The Q1 approach starts and ends with numbers and has mathematical steps in between. But the most significant step in the process is largely judgmental. So at its heart, the “quantitative” approach is “qualitative”. That step is the choice of mathematical model that is used to extrapolate and interpolate between actual data points. In some cases, there are enough data points that the choice of model can be based upon somewhat less subjective fit criteria. But in other cases, that level of data is reached by shortening the time step for observations and THEN making heroic (and totally subjective) assumptions about the relationship between successive time periods.

These subjective decisions are all made to enable the modelers to make a connection between the middle of the distribution, where there usually is enough data to reliably model outcomes and the tail, particularly the adverse tail of the distribution where the risk calculations actually take place and where there is rarely if ever any data.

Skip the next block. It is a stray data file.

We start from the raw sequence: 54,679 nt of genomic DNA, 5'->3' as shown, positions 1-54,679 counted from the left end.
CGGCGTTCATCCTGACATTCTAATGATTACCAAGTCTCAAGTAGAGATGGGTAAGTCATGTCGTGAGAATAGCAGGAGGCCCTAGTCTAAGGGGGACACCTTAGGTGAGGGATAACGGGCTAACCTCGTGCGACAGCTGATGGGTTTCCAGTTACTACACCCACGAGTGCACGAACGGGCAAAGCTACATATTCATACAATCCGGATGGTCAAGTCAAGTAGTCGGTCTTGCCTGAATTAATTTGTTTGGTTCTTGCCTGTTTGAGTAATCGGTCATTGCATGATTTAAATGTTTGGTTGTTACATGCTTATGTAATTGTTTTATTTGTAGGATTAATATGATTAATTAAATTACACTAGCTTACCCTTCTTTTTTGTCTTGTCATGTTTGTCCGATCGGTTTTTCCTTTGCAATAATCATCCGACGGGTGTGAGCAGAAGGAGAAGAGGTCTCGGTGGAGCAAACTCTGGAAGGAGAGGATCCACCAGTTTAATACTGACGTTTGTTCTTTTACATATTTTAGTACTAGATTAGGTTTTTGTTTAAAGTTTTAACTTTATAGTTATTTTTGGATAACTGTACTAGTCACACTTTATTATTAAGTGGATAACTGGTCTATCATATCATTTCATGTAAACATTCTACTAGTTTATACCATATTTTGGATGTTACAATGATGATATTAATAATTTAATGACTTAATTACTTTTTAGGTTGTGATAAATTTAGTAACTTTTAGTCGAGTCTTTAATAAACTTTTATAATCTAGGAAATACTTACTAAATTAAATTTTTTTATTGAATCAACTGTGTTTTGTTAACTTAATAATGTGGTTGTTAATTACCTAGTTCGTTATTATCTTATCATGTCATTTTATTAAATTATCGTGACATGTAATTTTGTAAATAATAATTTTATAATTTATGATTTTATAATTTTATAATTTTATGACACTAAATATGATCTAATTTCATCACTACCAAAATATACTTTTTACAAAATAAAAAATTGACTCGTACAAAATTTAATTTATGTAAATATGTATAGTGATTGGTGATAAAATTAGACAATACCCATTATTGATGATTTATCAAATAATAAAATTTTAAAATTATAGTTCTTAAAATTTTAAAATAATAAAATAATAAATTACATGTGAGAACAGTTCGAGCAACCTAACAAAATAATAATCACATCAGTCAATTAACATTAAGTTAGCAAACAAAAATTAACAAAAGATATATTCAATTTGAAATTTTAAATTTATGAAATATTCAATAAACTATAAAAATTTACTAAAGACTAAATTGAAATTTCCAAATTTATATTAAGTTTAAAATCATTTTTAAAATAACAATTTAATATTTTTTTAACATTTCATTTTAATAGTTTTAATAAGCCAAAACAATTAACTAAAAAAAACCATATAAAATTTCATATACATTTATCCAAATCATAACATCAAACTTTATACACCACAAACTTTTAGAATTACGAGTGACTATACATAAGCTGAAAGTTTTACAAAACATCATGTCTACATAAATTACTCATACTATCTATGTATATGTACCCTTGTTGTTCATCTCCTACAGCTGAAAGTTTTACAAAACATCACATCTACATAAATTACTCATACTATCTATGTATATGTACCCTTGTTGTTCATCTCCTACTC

There are only a couple of subjective decisions possibilities, in broad terms…

**Benign**– Adverse outcomes are about as likely as average outcomes and are only moderately more severe.**Moderate**– Outcomes similar to the average are much more likely than outcomes significantly different from average. Outcomes significantly higher than average are possible, but likelihood of extremely adverse outcomes are extremely highly unlikely.**Highly risky**– Small and moderately adverse outcomes are highly likely while extremely adverse outcomes are possible, but fairly unlikely.

The first category of assumption, **Benign**, is appropriate for large aggregations of small loss events where contagion is impossible. Phenomenon that fall into this category are usually not the concern for risk analysis. These phenomenon are never subject to any contagion.